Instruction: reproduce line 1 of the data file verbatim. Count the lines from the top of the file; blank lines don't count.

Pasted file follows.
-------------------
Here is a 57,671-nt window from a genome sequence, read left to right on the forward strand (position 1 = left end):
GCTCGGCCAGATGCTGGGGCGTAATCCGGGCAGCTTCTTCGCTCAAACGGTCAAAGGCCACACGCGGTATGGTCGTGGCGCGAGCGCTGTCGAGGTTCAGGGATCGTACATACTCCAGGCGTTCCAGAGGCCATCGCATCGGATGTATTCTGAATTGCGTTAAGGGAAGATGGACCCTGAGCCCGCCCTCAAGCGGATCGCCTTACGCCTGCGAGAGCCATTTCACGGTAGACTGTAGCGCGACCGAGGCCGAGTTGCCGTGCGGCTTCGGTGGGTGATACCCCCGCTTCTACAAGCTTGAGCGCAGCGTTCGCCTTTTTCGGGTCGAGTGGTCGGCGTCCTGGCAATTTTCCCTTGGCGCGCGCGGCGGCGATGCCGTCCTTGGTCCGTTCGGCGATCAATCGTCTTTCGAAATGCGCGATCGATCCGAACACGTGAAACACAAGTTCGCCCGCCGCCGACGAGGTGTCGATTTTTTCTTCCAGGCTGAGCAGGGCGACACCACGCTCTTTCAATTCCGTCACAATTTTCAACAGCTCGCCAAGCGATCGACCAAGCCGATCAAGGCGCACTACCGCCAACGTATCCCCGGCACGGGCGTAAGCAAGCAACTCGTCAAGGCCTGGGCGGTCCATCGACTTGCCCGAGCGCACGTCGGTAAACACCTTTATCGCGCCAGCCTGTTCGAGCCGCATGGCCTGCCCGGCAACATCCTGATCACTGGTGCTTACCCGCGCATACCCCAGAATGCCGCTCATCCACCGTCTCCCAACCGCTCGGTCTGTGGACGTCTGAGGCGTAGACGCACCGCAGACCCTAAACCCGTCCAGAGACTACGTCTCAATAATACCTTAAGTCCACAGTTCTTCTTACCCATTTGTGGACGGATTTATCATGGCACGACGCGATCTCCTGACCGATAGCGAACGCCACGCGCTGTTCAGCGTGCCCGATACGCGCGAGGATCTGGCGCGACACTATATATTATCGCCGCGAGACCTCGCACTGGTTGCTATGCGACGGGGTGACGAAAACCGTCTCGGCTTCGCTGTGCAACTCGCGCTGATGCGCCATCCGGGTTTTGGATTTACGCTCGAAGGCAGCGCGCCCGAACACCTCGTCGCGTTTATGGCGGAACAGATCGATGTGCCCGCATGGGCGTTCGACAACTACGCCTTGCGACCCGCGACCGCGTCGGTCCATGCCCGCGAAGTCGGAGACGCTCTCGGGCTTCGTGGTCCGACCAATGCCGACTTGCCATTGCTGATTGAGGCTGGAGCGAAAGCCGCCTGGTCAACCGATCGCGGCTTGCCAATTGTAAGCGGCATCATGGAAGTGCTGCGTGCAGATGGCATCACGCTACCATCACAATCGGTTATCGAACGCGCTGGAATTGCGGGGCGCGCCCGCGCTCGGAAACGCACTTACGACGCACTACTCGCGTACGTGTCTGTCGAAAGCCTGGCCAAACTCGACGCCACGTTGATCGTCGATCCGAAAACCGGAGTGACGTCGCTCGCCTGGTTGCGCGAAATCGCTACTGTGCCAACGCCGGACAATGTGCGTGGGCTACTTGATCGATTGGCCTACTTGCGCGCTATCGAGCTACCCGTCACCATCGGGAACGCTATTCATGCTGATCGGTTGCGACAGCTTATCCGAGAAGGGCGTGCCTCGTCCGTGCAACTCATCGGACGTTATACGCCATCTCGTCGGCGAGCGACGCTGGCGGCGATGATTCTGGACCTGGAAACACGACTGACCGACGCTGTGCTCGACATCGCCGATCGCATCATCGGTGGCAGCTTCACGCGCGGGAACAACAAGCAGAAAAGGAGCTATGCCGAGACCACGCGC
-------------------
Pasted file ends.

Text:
Here is a 57,671-nt window from a genome sequence, read left to right on the forward strand (position 1 = left end):